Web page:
Like me I’m sure you cannot have failed to have been moved by the sudden and inexplicable felling of the Sycamore Gap Tree at Hadrian’s Wall in Northumberland. It had grown in that dip, planted to be a feature in the landscape, since the late 1800s. Known as the most photographed tree in the UK and featured on the big screen in the Kevin Costner movie Robin Hood: Prince of Thieves in 1991, it had a sizeable reputation. ‘Celebrity’ aside, it was what that place meant to the nation – nature at its purest, a microcosm of our historical landscape, a place of beauty, serenity and, we all thought, a scene that was untouchable – that was probably behind much of the outcry.
Trees are ubiquitous, as old as time, inhabiting spaces long before humans did. In some instances, they are almost invisible, so knitted are they into the landscape. Outdoors we love them for their natural beauty, softening concrete-built environments, how they support wildlife, their massive contribution to the earth’s carbon crisis. Life without trees would be impossible, such is the wealth of their benefits and the by-products that make them one of the building blocks of human existence. Most spaces, big and small, can benefit from a tree.
But trees aren’t solely a big part of our outdoor spaces, at this time of year, we're thinking of bringing them into our homes, too.
Over the festive period, millions of trees are cut down, transported across international boundaries, sold and then displayed in homes for three to four weeks. I have mixed feelings about this whole charade. Of course, there's no doubting that warm, fuzzy feeling a real Christmas tree can give you, and the industry provides jobs for the growers and sellers, but the waste is phenomenal. Discarded trees pile up in parks and fields until local authorities collect them and eventually chip them (usually sometime in July in my part of the world), something that exemplifies the luxury we have in the West of using trees for temporary gratification.
Where did it all start? Well, the UK and US adopted this German tradition during the Victorian era (before that ancient Egypt and Rome were documented as using evergreen trees around the winter solstice as symbols of rebirth in the coming spring). Since then, it and the whole commercialisation of the holiday has exploded. In Victorian times, trees came from the Alsace region. But now Scandinavia and Eastern Europe are the major growers of Christmas trees, including the hugely popular Nordmann fir. These plantations are big businesses and contribute massively to the economy. However, as well as the environmental impact of carbon release every time a tree is cut down, there is the compounding negative of fertiliser and pesticide use in the industry to produce these aesthetically pleasing specimens for our front rooms.
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We’ve fully embraced the American taste for a large tree, floor to ceiling, which while impressive could end up on the scrapheap, if not chipped. The emissions are smaller if shredded and not sent to landfill, comparable to less than 2% of the carbon footprint of a return flight London to New York. Doesn’t sound like much, but it all adds up – around 8 million trees bought in the UK in 2018, around 20 million in the US. Apparently, the Europeans of the late 1900s favoured small trees, around 4 feet tall. Now, that speaks to me, as a recent convert to a hip height pot grown tree. My 2022 tree has survived outdoors so far, and I’m counting down the days when I can bring it back inside. It’s a humble brag but I’m doing my little bit to help the planet. Imagine how much waste we could eliminate, carbon locked in, by going a bit smaller and keeping it from year to year?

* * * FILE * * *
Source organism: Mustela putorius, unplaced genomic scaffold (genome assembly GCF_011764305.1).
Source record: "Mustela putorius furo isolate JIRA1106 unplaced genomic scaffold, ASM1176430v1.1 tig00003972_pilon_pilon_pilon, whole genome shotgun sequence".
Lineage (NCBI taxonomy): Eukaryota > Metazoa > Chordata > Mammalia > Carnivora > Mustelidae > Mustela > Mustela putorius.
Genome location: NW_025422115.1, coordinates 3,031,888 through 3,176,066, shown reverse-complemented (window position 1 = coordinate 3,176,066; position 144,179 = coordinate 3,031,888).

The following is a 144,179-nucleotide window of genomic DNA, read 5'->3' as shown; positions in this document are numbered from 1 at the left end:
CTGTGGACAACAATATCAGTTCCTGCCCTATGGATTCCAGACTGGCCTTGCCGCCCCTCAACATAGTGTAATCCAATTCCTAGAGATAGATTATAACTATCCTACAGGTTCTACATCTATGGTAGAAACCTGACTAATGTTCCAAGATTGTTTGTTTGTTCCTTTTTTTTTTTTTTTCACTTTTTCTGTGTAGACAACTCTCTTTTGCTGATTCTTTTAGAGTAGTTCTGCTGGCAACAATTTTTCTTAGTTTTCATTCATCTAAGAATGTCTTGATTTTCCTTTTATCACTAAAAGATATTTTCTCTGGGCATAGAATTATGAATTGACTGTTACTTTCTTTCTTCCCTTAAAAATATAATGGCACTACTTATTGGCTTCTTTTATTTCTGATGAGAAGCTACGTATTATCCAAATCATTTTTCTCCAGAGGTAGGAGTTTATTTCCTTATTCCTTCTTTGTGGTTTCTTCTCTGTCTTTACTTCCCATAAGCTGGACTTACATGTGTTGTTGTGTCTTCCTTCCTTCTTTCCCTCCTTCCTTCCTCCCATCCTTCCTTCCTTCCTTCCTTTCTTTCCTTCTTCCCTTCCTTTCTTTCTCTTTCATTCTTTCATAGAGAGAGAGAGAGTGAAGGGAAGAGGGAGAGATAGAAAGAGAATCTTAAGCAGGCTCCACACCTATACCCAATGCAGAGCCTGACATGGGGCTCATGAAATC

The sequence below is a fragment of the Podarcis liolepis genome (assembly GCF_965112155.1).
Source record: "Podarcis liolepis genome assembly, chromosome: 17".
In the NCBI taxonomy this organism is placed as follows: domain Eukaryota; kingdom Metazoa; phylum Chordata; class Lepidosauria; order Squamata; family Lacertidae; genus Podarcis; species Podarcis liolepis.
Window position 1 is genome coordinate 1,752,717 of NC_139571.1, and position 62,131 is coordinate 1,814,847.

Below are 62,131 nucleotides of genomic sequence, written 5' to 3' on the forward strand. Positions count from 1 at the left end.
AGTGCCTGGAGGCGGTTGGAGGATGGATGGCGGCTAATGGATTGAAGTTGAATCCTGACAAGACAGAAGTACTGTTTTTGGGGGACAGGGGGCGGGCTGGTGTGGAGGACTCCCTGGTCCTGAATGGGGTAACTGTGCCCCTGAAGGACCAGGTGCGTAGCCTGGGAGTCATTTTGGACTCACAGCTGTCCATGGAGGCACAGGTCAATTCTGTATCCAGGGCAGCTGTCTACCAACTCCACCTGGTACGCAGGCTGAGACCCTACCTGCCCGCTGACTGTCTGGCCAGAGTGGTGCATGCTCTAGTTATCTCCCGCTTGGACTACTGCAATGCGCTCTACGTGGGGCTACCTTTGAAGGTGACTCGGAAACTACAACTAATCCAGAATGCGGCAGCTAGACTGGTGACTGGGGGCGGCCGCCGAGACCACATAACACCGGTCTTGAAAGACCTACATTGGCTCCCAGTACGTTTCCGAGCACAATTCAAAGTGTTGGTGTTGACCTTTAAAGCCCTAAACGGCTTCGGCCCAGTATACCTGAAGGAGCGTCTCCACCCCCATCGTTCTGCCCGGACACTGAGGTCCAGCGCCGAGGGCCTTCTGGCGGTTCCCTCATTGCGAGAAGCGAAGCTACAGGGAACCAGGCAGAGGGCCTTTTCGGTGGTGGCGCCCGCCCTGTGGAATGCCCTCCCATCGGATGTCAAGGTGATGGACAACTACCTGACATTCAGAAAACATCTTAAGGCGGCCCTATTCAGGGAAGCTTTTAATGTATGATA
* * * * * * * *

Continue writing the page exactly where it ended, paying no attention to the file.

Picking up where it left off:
Discarded trees pile up in parks and fields until local authorities collect them and eventually chip them (usually sometime in July in my part of the world), something that exemplifies the luxury we have in the West of using trees for temporary gratification.
I’m not going to advocate people buy plastic trees, as we did growing up. But that tradition of getting the tree down from the loft, decorating it, then putting it away again for another twelve months surely saved a lot of trees. I realise we’re much more sophisticated now and want the real thing. But when they’re decorated and the top lights are switched off, one Christmas tree looks pretty much like the next one.
One potential alternative might be renting trees. There is a burgeoning market taking off, where you keep your tree for the festive period and then give it back to be re-planted until next December. Now, that needs further investigation.
One thing you can say about trees is that they’re inextricably linked to our lives, wellbeing, and physical spaces, inside and out. There is something, however, I would advocate and that’s owning a tree, depending on your available space and what function and emotion you want it to perform. Whether for flowers or fruit, to watch the birds come and go, for shade, to create a focal point… at its most basic level, tree parenthood links us to nature, connecting us with its life cycles and ultimately our own humanity. That’s a lifelong relationship, not just for December.
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